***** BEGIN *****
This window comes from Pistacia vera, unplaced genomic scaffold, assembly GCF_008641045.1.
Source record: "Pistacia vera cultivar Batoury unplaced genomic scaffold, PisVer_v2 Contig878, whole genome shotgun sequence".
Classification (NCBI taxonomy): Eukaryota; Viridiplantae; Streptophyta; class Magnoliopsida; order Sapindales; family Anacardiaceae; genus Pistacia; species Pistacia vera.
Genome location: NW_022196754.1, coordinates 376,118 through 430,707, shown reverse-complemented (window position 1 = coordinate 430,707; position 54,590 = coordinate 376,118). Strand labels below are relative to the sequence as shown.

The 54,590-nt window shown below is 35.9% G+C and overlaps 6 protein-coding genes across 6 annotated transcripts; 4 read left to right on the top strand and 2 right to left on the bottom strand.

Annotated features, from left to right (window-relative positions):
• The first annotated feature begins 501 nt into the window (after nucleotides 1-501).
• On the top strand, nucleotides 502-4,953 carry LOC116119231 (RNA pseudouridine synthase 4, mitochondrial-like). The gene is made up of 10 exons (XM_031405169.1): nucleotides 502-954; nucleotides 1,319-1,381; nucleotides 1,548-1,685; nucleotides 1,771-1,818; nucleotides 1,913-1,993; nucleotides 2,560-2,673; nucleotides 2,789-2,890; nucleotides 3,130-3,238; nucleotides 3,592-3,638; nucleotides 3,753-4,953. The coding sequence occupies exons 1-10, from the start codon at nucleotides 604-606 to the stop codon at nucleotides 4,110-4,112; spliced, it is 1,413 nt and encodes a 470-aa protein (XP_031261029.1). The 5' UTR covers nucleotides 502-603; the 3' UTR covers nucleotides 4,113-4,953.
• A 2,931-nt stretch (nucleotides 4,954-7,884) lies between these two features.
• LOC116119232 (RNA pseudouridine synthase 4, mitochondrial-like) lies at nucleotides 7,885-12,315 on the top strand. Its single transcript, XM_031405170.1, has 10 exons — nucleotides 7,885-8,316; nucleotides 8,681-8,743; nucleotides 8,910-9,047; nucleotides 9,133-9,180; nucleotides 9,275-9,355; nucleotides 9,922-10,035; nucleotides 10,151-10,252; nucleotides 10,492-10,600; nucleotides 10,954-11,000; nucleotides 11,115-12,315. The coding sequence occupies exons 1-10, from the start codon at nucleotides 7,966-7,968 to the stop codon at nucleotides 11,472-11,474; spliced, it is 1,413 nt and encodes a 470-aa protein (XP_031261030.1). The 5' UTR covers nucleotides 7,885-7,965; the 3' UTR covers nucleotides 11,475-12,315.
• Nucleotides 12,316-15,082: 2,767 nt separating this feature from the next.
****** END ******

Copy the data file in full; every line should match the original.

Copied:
This window comes from Pistacia vera, unplaced genomic scaffold, assembly GCF_008641045.1.
Source record: "Pistacia vera cultivar Batoury unplaced genomic scaffold, PisVer_v2 Contig878, whole genome shotgun sequence".
Classification (NCBI taxonomy): Eukaryota; Viridiplantae; Streptophyta; class Magnoliopsida; order Sapindales; family Anacardiaceae; genus Pistacia; species Pistacia vera.
Genome location: NW_022196754.1, coordinates 376,118 through 430,707, shown reverse-complemented (window position 1 = coordinate 430,707; position 54,590 = coordinate 376,118). Strand labels below are relative to the sequence as shown.

The 54,590-nt window shown below is 35.9% G+C and overlaps 6 protein-coding genes across 6 annotated transcripts; 4 read left to right on the top strand and 2 right to left on the bottom strand.

Annotated features, from left to right (window-relative positions):
• The first annotated feature begins 501 nt into the window (after nucleotides 1-501).
• On the top strand, nucleotides 502-4,953 carry LOC116119231 (RNA pseudouridine synthase 4, mitochondrial-like). The gene is made up of 10 exons (XM_031405169.1): nucleotides 502-954; nucleotides 1,319-1,381; nucleotides 1,548-1,685; nucleotides 1,771-1,818; nucleotides 1,913-1,993; nucleotides 2,560-2,673; nucleotides 2,789-2,890; nucleotides 3,130-3,238; nucleotides 3,592-3,638; nucleotides 3,753-4,953. The coding sequence occupies exons 1-10, from the start codon at nucleotides 604-606 to the stop codon at nucleotides 4,110-4,112; spliced, it is 1,413 nt and encodes a 470-aa protein (XP_031261029.1). The 5' UTR covers nucleotides 502-603; the 3' UTR covers nucleotides 4,113-4,953.
• A 2,931-nt stretch (nucleotides 4,954-7,884) lies between these two features.
• LOC116119232 (RNA pseudouridine synthase 4, mitochondrial-like) lies at nucleotides 7,885-12,315 on the top strand. Its single transcript, XM_031405170.1, has 10 exons — nucleotides 7,885-8,316; nucleotides 8,681-8,743; nucleotides 8,910-9,047; nucleotides 9,133-9,180; nucleotides 9,275-9,355; nucleotides 9,922-10,035; nucleotides 10,151-10,252; nucleotides 10,492-10,600; nucleotides 10,954-11,000; nucleotides 11,115-12,315. The coding sequence occupies exons 1-10, from the start codon at nucleotides 7,966-7,968 to the stop codon at nucleotides 11,472-11,474; spliced, it is 1,413 nt and encodes a 470-aa protein (XP_031261030.1). The 5' UTR covers nucleotides 7,885-7,965; the 3' UTR covers nucleotides 11,475-12,315.
• Nucleotides 12,316-15,082: 2,767 nt separating this feature from the next.